“Wherefore the law is holy, and the commandment holy, and just, and good.” Rom. 7:12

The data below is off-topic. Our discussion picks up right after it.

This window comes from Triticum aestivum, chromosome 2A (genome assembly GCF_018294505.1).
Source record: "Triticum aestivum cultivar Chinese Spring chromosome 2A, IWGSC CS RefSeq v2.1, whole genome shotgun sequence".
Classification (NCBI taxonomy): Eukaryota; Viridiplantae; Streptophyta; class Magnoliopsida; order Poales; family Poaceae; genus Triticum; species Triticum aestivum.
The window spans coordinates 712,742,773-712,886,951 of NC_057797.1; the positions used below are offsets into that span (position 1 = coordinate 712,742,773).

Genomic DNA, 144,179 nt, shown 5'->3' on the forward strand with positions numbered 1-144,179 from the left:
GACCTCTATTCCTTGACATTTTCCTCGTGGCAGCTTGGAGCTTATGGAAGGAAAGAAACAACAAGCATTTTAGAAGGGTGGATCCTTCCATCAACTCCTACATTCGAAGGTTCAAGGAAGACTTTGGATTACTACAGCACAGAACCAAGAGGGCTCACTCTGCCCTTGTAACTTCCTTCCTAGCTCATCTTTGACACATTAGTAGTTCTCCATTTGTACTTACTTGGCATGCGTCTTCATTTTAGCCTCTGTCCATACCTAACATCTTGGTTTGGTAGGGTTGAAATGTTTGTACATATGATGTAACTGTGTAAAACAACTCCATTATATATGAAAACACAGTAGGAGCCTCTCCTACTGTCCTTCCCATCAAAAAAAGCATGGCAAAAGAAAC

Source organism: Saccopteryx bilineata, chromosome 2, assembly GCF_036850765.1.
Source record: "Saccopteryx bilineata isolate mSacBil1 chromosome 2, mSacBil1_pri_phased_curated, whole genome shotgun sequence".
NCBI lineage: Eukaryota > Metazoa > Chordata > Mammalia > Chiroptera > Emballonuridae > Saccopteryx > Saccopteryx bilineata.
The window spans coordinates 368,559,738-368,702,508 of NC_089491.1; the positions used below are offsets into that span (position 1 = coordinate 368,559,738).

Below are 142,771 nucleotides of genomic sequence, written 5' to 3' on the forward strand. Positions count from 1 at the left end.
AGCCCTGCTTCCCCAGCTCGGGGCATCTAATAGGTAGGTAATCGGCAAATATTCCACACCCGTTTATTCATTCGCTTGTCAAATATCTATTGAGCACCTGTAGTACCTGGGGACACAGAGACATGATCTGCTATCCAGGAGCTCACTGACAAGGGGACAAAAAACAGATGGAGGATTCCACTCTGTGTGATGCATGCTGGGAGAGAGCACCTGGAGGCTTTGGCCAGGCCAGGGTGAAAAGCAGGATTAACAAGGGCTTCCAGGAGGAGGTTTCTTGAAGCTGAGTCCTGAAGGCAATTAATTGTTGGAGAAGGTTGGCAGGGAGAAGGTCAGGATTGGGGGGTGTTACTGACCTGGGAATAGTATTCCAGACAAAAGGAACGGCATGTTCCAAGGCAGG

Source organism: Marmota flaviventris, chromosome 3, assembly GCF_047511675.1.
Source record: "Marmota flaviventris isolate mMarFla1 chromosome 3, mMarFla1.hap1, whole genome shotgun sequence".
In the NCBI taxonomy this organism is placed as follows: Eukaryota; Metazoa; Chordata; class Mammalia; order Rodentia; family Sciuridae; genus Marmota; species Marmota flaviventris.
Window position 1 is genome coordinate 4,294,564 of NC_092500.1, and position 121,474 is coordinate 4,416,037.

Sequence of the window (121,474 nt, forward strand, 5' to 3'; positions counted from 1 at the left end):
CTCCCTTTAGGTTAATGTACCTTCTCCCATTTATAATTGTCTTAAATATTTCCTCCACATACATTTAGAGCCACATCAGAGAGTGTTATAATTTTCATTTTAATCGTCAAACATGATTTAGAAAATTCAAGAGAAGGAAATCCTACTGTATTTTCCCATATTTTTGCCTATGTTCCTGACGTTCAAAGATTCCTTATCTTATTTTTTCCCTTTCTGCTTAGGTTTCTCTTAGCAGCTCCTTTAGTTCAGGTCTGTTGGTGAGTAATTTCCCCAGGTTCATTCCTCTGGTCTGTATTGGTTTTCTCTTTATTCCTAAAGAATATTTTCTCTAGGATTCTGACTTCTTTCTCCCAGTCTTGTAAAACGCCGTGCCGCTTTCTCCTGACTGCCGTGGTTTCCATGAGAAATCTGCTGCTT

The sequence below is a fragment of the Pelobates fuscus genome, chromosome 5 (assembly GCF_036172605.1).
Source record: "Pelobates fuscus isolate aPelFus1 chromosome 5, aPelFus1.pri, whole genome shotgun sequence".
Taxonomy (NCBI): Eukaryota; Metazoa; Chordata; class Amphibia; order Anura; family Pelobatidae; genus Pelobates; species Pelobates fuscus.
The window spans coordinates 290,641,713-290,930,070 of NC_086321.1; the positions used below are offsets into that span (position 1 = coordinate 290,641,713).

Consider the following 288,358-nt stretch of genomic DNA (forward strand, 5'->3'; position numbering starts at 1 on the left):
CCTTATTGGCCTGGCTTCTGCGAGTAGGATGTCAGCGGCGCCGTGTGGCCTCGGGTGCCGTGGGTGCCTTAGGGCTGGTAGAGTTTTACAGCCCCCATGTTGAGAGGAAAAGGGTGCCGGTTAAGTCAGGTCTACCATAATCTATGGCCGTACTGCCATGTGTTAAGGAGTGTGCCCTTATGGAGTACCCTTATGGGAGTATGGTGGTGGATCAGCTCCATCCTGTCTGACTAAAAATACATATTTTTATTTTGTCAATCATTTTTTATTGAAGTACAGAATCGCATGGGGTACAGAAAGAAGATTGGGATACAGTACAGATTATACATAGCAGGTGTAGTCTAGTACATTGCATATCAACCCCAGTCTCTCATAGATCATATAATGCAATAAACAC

1. Perhaps there are few subjects within the whole compass of religion so little understood as this. The reader of this Epistle is usually told, by the law St. Paul means the Jewish law; and so, apprehending himself to have no concern therewith, passes on without farther thought about it. Indeed some are not satisfied with this account; but observing the Epistle is directed to the Romans, thence infer that the Apostle in the beginning of this chapter alludes to the old Roman law. But as they have no more concern with this, than with the ceremonial law of Moses, so they spend not much thought on what they suppose is occasionally mentioned barely to illustrate another thing.